Real life

How to destroy a house from the ground up

24 November 2018

9:00 AM

24 November 2018

9:00 AM

Lying in bed one night as the rain pounded down, I became aware of a yellow patch forming on the bedroom ceiling. It took shape as I lay there watching it, and before long it had spread into a glorious stigmata of impending ruin.

This would happen. Because it’s not as though for the first year of living in this house I was living with a boyfriend who was a builder, whose original specialist trade was roofing. I must have imagined that.

I did of course ask the builder boyfriend to get up and check the roof but with his usual reverse logic he insisted on starting work in the basement which was, it could be argued, his area of least expertise.

To cut a long, sad story short, for some of you may be sick of hearing it, he was still down there digging a very long time later and indeed he ended up ripping the house to pieces from the ground up.

While some might be weeping as they write that, I choose to think that this was the best way to do it, because so much damp was coming from the cellar — it wasn’t damp, let’s face it, it was water — that groundworks were the only way to convert what was essentially a houseboat into a house.

A year later, and much water under the bridge, the house was still in pieces. The builder boyfriend staged a gargantuan flounce and I called in Stefano and the Albanians. Out went the BB and his team of cheerful cockney geezers shouting obscenities at each other while Queen’s Greatest Hits blared out of a ghetto blaster. In came tanned, swarthy fellows shouting something or other in Albanian while playing Balkan techno-funk on their iPhones.

No one, not the ex-builder b or the Albanians, ever got as far as the roof before my money ran out. But one thing the BB did say to me before he flounced out was that the roof was good. Nothing wrong with it. He had been up there and thoroughly checked it over and it was fine.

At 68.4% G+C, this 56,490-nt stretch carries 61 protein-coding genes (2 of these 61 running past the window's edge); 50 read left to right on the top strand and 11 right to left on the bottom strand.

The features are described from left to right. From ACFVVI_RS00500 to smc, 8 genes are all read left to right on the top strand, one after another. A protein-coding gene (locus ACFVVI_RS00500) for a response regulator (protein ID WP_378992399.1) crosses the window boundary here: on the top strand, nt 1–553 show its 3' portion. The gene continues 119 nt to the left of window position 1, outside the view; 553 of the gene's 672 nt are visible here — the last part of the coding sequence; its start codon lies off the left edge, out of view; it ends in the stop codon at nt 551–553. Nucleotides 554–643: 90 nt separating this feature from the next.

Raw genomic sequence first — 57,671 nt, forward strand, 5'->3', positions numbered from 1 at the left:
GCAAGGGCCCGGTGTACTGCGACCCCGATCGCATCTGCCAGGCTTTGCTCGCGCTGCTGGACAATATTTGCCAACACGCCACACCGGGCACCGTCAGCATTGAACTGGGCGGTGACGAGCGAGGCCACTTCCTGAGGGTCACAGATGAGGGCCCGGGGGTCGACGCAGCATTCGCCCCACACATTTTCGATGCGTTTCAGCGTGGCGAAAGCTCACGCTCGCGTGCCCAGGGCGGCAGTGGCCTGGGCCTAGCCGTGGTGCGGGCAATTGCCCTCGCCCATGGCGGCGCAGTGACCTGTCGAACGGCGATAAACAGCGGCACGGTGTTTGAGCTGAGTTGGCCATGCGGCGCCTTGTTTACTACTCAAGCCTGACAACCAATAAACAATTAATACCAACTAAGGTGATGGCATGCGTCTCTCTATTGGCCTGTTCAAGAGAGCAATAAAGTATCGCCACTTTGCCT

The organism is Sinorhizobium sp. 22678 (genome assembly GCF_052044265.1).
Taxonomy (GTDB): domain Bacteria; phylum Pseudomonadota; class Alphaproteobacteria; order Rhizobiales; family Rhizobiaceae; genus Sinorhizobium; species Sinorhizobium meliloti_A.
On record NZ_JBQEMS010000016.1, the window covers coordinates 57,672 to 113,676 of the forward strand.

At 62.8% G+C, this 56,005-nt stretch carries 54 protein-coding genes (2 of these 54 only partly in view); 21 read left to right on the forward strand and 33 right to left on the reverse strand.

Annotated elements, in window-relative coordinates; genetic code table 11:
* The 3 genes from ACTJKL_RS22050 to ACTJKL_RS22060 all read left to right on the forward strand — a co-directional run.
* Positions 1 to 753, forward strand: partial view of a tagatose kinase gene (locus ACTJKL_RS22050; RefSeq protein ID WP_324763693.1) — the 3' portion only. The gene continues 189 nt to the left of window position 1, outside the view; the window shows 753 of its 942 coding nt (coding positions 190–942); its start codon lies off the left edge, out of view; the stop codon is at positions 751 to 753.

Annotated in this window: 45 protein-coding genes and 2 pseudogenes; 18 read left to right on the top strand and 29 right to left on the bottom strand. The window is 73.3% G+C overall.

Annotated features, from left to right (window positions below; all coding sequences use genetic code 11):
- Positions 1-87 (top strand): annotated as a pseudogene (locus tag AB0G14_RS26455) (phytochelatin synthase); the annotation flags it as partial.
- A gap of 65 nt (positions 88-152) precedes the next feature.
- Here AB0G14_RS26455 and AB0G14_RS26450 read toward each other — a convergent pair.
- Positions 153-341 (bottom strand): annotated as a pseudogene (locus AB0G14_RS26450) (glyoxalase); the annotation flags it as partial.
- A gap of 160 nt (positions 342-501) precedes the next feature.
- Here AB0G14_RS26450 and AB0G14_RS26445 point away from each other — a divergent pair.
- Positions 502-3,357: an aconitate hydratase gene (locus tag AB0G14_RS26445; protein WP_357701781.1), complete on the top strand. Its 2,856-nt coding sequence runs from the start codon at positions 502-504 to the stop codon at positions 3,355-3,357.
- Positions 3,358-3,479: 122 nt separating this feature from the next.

And fine it was, until it started raining. Last winter, I was aware that the loft boards were looking a bit soggy, but I put it out of my mind. After all, I had a house full of problems.

This winter, when the rain started again, the loft boards were probably soaked through and so the water progressed downwards to my bedroom ceiling.

Stefano took the call with his usual forbearance. ‘Ye-es?’ he said, faking trepidation and dread. I know he’s just pretending.

I told him about the leak and I also told him I had a vague memory that some time ago, I don’t know when exactly, three big slates fell smack bang off the roof and I was in such a state I hid them in the cellar in a misguided attempt to pretend it hadn’t happened and stop the builder boyfriend from having a nervous breakdown.

Stefano was there a few hours later and after grappling with long ladders and slipping about on a death trap of a wet, mossy roof, he came back down. ‘I can’t do it.’

No, no, no, don’t be saying that to me now for the first time ever. ‘Why?’ I said, fighting back tears. ‘I can’t reach it. Too… dangerous.’

When Stefano says something is too dangerous, using his trademark pauses, that is pretty bad. This is a man so tough I once saw him grab a live electric copper cable in his hand by mistake, absorb 200 volts and say the word ‘Ouch’.

‘You need a roofer with special roofing…ladders,’ he said, still doing the dramatic pause thing.

‘What will happen to me?’ I wailed. ‘They’ll make me have a whole new roof.’

‘Yes,’ said Stefano, enjoying himself now, ‘because you have three missing slates, why not pull off the other 300 slates and start again!’

‘It’s all very well you laughing. But you know full well that when a roofer comes and it’s just me here he will rip the roof off and make me have a new one.’

Stefano agreed. He nodded and sighed. Then he told me he would try to find roofing ladders. ‘If not… that loft conversion…’ The one I have been putting off?

Stefano said that if I let him cut a hole in the roof and fit Velux windows he could reach across from the inside and refix the slates.

It would still be cheaper than calling in S.W. Indle Roofing Services — Fully insured! Professional Conduct! Reliable Timekeeping! (Reverse all that and you get the picture.) I know he’s right. I know it makes sense. But I have an awful feeling we are about to start unravelling the house from the top down.

Got something to add? Join the discussion and comment below.

You might disagree with half of it, but you’ll enjoy reading all of it. Try your first 10 weeks for just $10

Show comments